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Dawn of Kafka DevOps: Managing and Evolving Schemas with Confluent Control Center

As we announced in Introducing Confluent Platform 5.2, the latest release introduces many new features that enable you to build contextual event-driven applications. In particular, the management and monitoring capabilities that we added to Confluent Control Center have evolved it into an indispensable tool for anyone working with Apache Kafka®. With the Developer License, all of the Confluent Platform features are free of charge for an indefinite duration in a non-production environment with a single broker.

In this three-part blog series, we’ll walk you through some of those new capabilities in Control Center:

  • Part 1: Managing and Evolving Schemas with Confluent Control Center
  • Part 2: Managing Kafka Configurations at Scale with Confluent Control Center
  • Part 3: Managing Multi-Cluster Kafka Connect and KSQL with Confluent Control Center

Let’s dive into the first part: how Control Center integrates with Confluent Schema Registry allows you to manage and evolve schemas. It is useful to think about schemas as APIs, in the sense that applications depend on APIs and expect any changes made to APIs are still compatible and applications can still run.

Similarly, event streaming applications depend on schemas and expect that any changes made to schemas are still compatible and able to run. Schema evolution requires compatibility checks to ensure that producers can write data and consumers can read that data, even as schemas evolve. This is where Confluent Schema Registry helps: It provides centralized schema management and ensures schemas can evolve while maintaining compatibility.

With the enhanced integration with Confluent Schema Registry, you can do any of the following through the UI:

  • View schemas for any topic
  • Edit schemas as your data evolves
  • Check the compatibility of new schemas against previous ones
  • Set your schema compatibility policy

One benefit of Confluent Schema Registry is centralized schema management, which enables client applications to register and retrieve globally unique schema IDs. Let’s say you have a Java producer writing Avro data with the following schema file defined in its package:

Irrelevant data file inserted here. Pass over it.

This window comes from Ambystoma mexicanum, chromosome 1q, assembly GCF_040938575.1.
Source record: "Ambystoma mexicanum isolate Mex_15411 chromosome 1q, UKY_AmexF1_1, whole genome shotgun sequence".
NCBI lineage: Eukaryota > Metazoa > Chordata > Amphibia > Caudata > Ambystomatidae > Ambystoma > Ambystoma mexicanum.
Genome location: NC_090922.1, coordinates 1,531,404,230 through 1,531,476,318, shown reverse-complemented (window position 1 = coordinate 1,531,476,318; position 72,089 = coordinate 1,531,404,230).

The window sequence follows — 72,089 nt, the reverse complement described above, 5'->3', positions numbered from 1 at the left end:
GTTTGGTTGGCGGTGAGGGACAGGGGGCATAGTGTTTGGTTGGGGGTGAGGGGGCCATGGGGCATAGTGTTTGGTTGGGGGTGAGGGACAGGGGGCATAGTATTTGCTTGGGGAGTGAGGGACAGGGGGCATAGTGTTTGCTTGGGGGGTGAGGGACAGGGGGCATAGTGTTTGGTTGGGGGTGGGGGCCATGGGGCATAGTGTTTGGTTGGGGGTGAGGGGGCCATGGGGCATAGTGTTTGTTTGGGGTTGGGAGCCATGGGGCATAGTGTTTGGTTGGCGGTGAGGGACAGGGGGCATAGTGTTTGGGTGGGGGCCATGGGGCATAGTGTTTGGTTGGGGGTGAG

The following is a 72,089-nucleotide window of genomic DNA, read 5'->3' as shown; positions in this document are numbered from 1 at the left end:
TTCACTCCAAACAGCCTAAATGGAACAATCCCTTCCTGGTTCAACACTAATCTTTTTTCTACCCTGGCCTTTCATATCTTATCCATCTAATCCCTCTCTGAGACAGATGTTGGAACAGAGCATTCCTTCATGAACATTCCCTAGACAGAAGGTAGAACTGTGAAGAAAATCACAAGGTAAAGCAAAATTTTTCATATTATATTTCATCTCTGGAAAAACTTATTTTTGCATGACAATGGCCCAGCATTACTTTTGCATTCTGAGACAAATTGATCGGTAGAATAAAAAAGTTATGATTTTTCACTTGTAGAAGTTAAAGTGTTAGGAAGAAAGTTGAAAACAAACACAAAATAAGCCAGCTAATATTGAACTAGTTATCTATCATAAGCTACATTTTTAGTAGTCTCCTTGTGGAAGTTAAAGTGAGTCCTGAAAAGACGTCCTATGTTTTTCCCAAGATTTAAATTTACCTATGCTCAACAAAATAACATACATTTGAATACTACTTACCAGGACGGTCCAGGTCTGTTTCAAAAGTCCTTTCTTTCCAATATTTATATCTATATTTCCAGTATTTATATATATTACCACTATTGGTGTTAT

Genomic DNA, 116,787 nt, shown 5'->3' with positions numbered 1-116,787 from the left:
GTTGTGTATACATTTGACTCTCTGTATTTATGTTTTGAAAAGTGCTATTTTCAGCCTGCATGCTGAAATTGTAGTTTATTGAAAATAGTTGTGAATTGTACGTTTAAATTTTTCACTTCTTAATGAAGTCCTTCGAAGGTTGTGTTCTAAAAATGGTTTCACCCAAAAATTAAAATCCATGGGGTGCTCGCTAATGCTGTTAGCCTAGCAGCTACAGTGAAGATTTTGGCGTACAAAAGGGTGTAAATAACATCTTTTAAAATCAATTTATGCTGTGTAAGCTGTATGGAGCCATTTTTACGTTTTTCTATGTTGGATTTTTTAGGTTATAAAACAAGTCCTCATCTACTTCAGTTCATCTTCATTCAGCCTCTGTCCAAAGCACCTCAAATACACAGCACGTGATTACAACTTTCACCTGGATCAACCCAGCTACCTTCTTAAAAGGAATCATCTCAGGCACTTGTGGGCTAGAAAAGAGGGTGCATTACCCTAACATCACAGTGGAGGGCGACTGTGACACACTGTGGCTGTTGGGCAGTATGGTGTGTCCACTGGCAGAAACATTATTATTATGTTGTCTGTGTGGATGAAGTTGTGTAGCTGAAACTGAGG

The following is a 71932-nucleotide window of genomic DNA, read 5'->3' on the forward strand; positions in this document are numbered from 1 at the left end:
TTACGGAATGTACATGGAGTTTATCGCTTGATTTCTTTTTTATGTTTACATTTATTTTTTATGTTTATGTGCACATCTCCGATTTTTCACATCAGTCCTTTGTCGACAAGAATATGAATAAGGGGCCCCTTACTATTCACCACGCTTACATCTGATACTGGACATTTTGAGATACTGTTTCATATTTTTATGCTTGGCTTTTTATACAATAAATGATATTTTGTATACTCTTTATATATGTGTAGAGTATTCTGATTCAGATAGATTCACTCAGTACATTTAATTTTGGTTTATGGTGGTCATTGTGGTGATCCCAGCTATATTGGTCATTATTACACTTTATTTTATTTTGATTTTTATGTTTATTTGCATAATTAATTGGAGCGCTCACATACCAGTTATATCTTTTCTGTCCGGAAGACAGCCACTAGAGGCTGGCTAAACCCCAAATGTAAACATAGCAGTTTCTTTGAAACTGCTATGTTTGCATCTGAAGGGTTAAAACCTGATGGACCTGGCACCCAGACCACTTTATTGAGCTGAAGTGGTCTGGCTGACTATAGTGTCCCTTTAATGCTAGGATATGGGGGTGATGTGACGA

{
 "namespace": "io.confluent.examples.clients.basicavro",
 "type": "record",
 "name": "Payment",
 "fields": [
     {"name": "id", "type": "string"},
     {"name": "amount", "type": "double"}
 ]
}

Supposing the client produces data to a topic called transactions, it will first register the above schema with Schema Registry. You can inspect the transactions topic data right from Control Center, which will automatically retrieve the schema and then deserialize the Avro:

`transactions`: Inspect

You can also view the schema itself, which is identical to the schema file defined by the client application.

`transactions`: Schema

The main value of Schema Registry, however, is enabling schema evolution, a natural consequence of how applications and data develop over time. Similar to how APIs evolve and require compatibility with all applications that rely on both old and new versions of the API, schemas also evolve and likewise require compatibility with all applications that rely on old and new versions of a schema.

If you are going to edit a schema, you need to know that your changes are compatible with previous versions so applications don’t break. When you submit a new schema, Control Center will immediately check whether it obeys the compatibility policy. In the example output below, Control Center rejects the new schema because a new field was added with no default value, making it backwards incompatible.

Rejected Schema

If you have evolved your schema through different versions, you can do a comparison to see the difference between those versions. This is useful for quickly discerning how schemas have changed and seeing which fields have been added or deleted.

Comparison

Finally, you may want to change the compatibility policy to alter the rules by which schemas are allowed to evolve. The default compatibility policy is backwards, which means that consumers using the new schema can read data produced with the previous schema. The table below shows several other compatibility options, which the Schema Evolution and Compatibility documentation describes in more detail.

Next steps

For a step-by-step guide on using Control Center’s integration with Confluent Schema Registry, follow the full Confluent Schema Registry Tutorial that has been updated to include the new 5.2 features.

Confluent Control Center: Schema Registry

Download Confluent Platform version 5.2 and follow the Confluent Schema Registry Tutorial to see how to use Schema Registry features from Confluent Control Center!

Other articles in this series

Yeva Byzek is an integration architect at Confluent designing solutions and building demos for developers and operators of Apache Kafka. She has many years of experience validating and optimizing end-to-end solutions for distributed software systems and networks.

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